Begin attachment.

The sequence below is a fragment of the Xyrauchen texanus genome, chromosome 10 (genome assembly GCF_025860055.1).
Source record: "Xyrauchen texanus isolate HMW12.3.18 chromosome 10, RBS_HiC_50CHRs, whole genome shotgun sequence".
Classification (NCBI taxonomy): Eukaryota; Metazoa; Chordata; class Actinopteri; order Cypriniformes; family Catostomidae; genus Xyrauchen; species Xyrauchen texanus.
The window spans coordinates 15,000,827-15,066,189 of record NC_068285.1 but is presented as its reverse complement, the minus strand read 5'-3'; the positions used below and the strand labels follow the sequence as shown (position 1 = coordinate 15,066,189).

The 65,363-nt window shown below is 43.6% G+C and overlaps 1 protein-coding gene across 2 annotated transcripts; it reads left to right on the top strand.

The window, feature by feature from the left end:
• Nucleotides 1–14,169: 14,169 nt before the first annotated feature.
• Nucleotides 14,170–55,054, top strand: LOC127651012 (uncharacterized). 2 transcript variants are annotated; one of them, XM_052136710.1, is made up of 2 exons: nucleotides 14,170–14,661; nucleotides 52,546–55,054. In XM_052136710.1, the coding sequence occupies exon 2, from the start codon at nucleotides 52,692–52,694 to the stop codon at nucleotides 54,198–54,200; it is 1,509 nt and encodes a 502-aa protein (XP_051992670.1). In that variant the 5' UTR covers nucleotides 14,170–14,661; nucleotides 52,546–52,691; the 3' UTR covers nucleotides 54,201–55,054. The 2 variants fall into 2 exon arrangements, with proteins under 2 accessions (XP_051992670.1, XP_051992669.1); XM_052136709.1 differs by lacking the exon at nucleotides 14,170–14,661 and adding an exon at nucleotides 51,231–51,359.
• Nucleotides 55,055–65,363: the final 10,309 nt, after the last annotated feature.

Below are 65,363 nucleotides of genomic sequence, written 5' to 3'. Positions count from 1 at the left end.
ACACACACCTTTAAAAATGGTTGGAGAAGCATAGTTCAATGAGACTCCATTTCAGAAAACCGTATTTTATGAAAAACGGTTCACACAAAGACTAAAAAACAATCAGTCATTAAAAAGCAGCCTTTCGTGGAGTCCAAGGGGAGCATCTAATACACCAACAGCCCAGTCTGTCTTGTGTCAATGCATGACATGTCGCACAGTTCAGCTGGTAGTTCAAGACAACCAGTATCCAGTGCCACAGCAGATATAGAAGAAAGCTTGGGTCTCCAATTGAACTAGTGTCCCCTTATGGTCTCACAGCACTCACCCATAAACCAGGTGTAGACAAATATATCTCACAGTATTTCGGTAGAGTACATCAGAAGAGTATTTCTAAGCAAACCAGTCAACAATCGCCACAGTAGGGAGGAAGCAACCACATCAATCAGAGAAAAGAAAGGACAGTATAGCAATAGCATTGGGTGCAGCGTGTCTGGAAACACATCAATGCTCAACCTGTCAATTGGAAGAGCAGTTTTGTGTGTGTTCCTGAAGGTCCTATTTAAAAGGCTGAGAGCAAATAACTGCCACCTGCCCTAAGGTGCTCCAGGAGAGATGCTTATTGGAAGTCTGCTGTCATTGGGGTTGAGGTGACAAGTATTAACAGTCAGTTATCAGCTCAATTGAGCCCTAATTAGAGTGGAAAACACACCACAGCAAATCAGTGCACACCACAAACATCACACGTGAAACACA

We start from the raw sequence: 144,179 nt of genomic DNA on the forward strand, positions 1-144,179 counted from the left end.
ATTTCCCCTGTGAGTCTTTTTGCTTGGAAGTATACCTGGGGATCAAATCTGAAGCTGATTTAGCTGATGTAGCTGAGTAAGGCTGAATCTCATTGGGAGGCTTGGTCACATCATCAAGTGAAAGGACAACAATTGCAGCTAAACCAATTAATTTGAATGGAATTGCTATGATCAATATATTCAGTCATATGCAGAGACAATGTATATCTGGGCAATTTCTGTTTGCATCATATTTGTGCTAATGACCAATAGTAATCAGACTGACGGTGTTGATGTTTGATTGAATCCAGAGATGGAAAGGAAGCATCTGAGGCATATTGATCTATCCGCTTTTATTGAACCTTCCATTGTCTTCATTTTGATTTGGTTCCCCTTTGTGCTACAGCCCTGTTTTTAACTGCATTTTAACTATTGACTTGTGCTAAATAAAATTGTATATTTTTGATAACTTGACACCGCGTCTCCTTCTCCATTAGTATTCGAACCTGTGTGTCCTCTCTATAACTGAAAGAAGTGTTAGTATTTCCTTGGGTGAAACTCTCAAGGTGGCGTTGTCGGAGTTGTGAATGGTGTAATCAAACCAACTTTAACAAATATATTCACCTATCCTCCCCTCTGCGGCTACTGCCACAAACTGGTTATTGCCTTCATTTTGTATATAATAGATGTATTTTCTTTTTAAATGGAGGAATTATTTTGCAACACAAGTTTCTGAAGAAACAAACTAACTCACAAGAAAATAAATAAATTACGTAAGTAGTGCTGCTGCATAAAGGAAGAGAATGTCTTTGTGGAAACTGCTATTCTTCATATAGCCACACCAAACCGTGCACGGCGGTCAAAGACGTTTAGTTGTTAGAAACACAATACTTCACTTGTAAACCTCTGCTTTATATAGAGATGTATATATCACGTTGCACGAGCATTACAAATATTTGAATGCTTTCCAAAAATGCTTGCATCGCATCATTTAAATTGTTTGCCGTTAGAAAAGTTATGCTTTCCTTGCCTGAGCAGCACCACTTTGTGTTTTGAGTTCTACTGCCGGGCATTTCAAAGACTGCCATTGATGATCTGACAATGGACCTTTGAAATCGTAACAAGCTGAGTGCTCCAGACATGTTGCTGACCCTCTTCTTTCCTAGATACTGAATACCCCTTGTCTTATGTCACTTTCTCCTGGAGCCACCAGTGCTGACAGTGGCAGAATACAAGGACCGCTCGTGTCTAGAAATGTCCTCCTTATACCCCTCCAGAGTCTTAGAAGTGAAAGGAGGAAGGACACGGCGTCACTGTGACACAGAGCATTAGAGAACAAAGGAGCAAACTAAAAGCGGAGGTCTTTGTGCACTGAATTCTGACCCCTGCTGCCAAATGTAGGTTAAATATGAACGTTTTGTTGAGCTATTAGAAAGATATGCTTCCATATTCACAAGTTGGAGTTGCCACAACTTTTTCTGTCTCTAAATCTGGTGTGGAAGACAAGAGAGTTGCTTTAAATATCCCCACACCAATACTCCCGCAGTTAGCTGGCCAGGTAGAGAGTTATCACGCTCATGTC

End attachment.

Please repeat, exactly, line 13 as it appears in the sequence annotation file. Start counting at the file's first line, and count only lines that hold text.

ATTTCCCCTGTGAGTCTTTTTGCTTGGAAGTATACCTGGGGATCAAATCTGAAGCTGATTTAGCTGATGTAGCTGAGTAAGGCTGAATCTCATTGGGAGGCTTGGTCACATCATCAAGTGAAAGGACAACAATTGCAGCTAAACCAATTAATTTGAATGGAATTGCTATGATCAATATATTCAGTCATATGCAGAGACAATGTATATCTGGGCAATTTCTGTTTGCATCATATTTGTGCTAATGACCAATAGTAATCAGACTGACGGTGTTGATGTTTGATTGAATCCAGAGATGGAAAGGAAGCATCTGAGGCATATTGATCTATCCGCTTTTATTGAACCTTCCATTGTCTTCATTTTGATTTGGTTCCCCTTTGTGCTACAGCCCTGTTTTTAACTGCATTTTAACTATTGACTTGTGCTAAATAAAATTGTATATTTTTGATAACTTGACACCGCGTCTCCTTCTCCATTAGTATTCGAACCTGTGTGTCCTCTCTATAACTGAAAGAAGTGTTAGTATTTCCTTGGGTGAAACTCTCAAGGTGGCGTTGTCGGAGTTGTGAATGGTGTAATCAAACCAACTTTAACAAATATATTCACCTATCCTCCCCTCTGCGGCTACTGCCACAAACTGGTTATTGCCTTCATTTTGTATATAATAGATGTATTTTCTTTTTAAATGGAGGAATTATTTTGCAACACAAGTTTCTGAAGAAACAAACTAACTCACAAGAAAATAAATAAATTACGTAAGTAGTGCTGCTGCATAAAGGAAGAGAATGTCTTTGTGGAAACTGCTATTCTTCATATAGCCACACCAAACCGTGCACGGCGGTCAAAGACGTTTAGTTGTTAGAAACACAATACTTCACTTGTAAACCTCTGCTTTATATAGAGATGTATATATCACGTTGCACGAGCATTACAAATATTTGAATGCTTTCCAAAAATGCTTGCATCGCATCATTTAAATTGTTTGCCGTTAGAAAAGTTATGCTTTCCTTGCCTGAGCAGCACCACTTTGTGTTTTGAGTTCTACTGCCGGGCATTTCAAAGACTGCCATTGATGATCTGACAATGGACCTTTGAAATCGTAACAAGCTGAGTGCTCCAGACATGTTGCTGACCCTCTTCTTTCCTAGATACTGAATACCCCTTGTCTTATGTCACTTTCTCCTGGAGCCACCAGTGCTGACAGTGGCAGAATACAAGGACCGCTCGTGTCTAGAAATGTCCTCCTTATACCCCTCCAGAGTCTTAGAAGTGAAAGGAGGAAGGACACGGCGTCACTGTGACACAGAGCATTAGAGAACAAAGGAGCAAACTAAAAGCGGAGGTCTTTGTGCACTGAATTCTGACCCCTGCTGCCAAATGTAGGTTAAATATGAACGTTTTGTTGAGCTATTAGAAAGATATGCTTCCATATTCACAAGTTGGAGTTGCCACAACTTTTTCTGTCTCTAAATCTGGTGTGGAAGACAAGAGAGTTGCTTTAAATATCCCCACACCAATACTCCCGCAGTTAGCTGGCCAGGTAGAGAGTTATCACGCTCATGTC